Outcomes and Competencies for Graduates of Practical/Vocational, Diploma, Associate Degree, Baccalaureate, Master's. Practice Doctorate, and Research Doctorate Programs in Nursing, is a first-of-its-kind report by the NLN Education Competency Work Group, which collaborated over a two-year period to evaluate how best to prepare graduates of nursing programs across the academic spectrum to function in an evolving, dynamic health care environment. This document lays the foundation for ensuring that all United States nursing programs can expand and develop while maintaining the highest standards of quality and excellence.
Nurse educators examined program outcomes and competencies across all types of programs — rather than looking at each program type in isolation from others, as has been the case. Such a wide-ranging, inclusive approach serves to clarify concepts that cut across all program types while clarifying the unique focus of each program type in relation to each concept. The group from education and practice, therefore, reviewed existing literature, work previously completed by NLN advisory councils and task groups, and emerging national concerns and initiatives to formulate outcomes and competencies. They vetted these with the nursing education community and finalized a set of outcomes and competencies that address all program types. The result is a comprehensive document that is both contemporary and futuristic and fills a gap in the existing body of scholarly research. It helps nurse educators to build curricula, further the science of nursing education, and expore and refine teaching, learning and evaluation.
Best Practices in Teaching and Learning in Nursing Education presents evidence demonstrating how people learn and suggests best practices in teaching and learning with implications for curricular development. With the intention of guiding and motivating faculty towards implementation of the methods discussed, this document provides a platform for faculty development and a guide for administrators who must prioritize budget decision. The considerations, supported by literature, will serve as a framework for nursing faculty and administrators in the development of teaching and learning resources.
The discussion is divided into five sections, moving from broad evidence to
Pediatric Facts Made Incredibly Quick, 2e is the quick reference every nurse wants and needs. The soft, protective spiral-top binding permits quick access to information and a flat surface for reading. The wipeable surface allows the nurse to make notes on any page and remove them with an alcohol wipe. Pediatric Facts MIQ, 2e, covers topics every pediatric nurse uses every day and needs quickly for safe care, including age-related developmental milestones; adaptations in assessment techniques for pediatric patients; normal assessment findings for each age-group; abuse assessment; pediatric vital signs; pain assessment; immunization schedules; laboratory test results; conversions, calculations, injection sites, I.V. therapy, and infusion rates for pediatric patients; poison and falls prevention; emergency measures, including CPR and pediatric advanced life support (PALS); and basics such as temperature and weight conversion charts, nutritional guidelines, common terms, an English-Spanish quick reference guide, and an easy, quick-to-use index.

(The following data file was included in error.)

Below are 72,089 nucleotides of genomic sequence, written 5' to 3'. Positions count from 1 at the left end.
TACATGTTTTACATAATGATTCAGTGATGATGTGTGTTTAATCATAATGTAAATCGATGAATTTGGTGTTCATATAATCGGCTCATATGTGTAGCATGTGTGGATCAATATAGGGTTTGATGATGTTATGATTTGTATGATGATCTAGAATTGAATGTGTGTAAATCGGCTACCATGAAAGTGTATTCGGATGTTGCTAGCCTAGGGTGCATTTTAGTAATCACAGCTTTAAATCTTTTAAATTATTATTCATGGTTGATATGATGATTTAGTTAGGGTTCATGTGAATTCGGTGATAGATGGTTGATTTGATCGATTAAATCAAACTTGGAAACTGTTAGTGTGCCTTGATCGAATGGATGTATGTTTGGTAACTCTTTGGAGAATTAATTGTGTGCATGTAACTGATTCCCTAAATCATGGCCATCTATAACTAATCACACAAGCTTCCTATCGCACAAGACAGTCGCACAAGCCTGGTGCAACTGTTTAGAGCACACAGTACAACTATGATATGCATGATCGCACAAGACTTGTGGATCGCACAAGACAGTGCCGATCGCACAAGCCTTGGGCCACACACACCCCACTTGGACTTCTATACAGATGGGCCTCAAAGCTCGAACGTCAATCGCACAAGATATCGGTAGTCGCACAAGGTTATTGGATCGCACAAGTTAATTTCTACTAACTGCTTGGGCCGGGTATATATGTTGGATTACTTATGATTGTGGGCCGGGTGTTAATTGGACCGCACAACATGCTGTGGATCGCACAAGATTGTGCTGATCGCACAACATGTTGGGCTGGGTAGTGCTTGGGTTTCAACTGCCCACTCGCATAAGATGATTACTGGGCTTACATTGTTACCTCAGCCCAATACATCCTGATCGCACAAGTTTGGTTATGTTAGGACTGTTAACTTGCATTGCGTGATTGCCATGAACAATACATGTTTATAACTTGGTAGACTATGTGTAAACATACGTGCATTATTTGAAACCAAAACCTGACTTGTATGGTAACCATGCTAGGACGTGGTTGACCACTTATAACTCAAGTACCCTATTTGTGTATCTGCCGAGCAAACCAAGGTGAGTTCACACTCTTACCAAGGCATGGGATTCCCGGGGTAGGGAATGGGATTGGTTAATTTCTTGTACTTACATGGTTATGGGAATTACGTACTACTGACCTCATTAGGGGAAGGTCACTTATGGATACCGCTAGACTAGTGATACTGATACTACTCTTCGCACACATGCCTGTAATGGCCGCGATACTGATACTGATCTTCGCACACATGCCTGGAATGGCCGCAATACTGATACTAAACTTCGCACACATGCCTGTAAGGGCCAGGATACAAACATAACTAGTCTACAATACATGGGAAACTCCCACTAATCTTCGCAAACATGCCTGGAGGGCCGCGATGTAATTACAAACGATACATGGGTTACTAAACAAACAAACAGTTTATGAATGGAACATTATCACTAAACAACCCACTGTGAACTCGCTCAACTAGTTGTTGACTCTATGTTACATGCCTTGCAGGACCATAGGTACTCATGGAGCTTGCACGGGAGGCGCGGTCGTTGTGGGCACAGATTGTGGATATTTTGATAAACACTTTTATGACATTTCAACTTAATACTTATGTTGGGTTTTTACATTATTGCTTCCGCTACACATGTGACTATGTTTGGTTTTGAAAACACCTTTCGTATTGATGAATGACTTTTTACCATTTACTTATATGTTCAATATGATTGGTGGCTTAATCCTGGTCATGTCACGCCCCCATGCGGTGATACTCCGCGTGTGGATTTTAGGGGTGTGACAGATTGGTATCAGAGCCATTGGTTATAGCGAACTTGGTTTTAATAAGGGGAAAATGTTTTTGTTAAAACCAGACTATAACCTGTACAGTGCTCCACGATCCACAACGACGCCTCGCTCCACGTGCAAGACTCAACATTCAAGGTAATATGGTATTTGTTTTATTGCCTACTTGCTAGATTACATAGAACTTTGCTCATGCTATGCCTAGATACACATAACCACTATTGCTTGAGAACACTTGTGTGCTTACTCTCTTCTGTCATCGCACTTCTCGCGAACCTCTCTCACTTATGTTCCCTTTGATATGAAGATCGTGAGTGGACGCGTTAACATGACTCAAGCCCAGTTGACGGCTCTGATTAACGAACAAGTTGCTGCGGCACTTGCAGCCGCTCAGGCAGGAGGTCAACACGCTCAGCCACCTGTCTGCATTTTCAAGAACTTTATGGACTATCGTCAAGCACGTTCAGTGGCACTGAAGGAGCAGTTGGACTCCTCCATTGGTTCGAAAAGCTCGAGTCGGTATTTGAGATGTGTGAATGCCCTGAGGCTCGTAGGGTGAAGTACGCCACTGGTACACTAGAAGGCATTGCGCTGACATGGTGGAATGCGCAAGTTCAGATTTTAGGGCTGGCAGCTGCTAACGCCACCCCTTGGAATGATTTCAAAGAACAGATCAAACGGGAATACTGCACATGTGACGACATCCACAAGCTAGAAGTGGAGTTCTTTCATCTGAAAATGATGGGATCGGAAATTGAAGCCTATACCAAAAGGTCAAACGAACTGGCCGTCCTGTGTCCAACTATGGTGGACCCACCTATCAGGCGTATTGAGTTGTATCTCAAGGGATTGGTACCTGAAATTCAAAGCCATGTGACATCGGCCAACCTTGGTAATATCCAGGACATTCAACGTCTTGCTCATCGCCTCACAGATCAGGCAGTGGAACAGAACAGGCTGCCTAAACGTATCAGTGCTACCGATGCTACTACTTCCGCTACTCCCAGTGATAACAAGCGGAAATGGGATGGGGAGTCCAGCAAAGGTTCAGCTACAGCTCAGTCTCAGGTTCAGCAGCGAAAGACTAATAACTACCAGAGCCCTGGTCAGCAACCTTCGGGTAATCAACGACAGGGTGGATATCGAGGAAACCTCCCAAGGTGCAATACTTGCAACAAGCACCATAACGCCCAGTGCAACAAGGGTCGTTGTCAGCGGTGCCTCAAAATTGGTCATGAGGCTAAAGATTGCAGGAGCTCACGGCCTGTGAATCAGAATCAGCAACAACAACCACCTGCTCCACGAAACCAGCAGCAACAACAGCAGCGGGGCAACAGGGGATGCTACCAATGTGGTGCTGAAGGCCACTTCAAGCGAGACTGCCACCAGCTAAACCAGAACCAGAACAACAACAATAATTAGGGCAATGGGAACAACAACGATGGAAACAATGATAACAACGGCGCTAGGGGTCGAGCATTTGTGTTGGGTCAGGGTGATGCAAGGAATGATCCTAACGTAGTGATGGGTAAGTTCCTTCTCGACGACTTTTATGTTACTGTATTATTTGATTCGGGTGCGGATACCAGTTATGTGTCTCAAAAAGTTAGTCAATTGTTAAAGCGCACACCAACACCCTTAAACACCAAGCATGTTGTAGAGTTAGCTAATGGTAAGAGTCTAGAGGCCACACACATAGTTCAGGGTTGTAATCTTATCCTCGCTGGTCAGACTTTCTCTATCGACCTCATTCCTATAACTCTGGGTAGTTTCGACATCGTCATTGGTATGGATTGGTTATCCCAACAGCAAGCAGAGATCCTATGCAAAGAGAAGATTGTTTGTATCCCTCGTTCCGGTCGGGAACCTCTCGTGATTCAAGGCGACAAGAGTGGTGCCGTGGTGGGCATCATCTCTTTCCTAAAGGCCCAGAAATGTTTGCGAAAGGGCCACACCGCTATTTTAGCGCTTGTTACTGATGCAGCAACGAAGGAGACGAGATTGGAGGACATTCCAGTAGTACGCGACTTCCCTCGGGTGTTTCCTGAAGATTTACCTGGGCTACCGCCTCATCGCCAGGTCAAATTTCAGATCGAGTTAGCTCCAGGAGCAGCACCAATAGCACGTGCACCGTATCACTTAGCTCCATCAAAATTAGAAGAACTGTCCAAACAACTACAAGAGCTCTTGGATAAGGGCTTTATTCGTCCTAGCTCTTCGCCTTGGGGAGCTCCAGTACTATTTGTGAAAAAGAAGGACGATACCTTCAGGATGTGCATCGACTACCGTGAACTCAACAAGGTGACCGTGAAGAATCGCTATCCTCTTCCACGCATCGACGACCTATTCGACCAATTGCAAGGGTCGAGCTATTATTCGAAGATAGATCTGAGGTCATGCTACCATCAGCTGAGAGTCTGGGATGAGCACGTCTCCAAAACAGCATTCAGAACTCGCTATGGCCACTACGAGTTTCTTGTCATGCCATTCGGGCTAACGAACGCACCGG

Compliant with CDC and WHO guidelines, this new A-to-Z reference provides an overview of 160 infectious diseases, from the common cold and otitis media to MRSA and other newer threats, including Bartonella quintana. Presented in a highly visual format, each disease is showcased in a two-page spread, formatted with consistent headings to make locating critical information easy. Headings include:
Clinical Education in Prelicensure Nursing Programs: Results from an NLN National Survey, 2009 offers the results from the NLN's survey on clinical education of 2,386 nurse educators, representing all types of RN nursing programs in all 50 United States. The results reflect the views of many leading nurse educators, who contend that advancements in clinical education are essential to easing the nationwide nursing shortage.
Despite the many barriers and obstacles in the education of nurses, the authors, Pamela Ironside, PhD, RN, FAAN, ANEF, and Angela McNelis, PhD, RN, , offer hope and remind readers of the opportunity to create new models to serve patients, students, staff nurses and clinical teachers. They challenge readers to question many current practices to further and better education and care.
A companion website is available with fully-searchable text.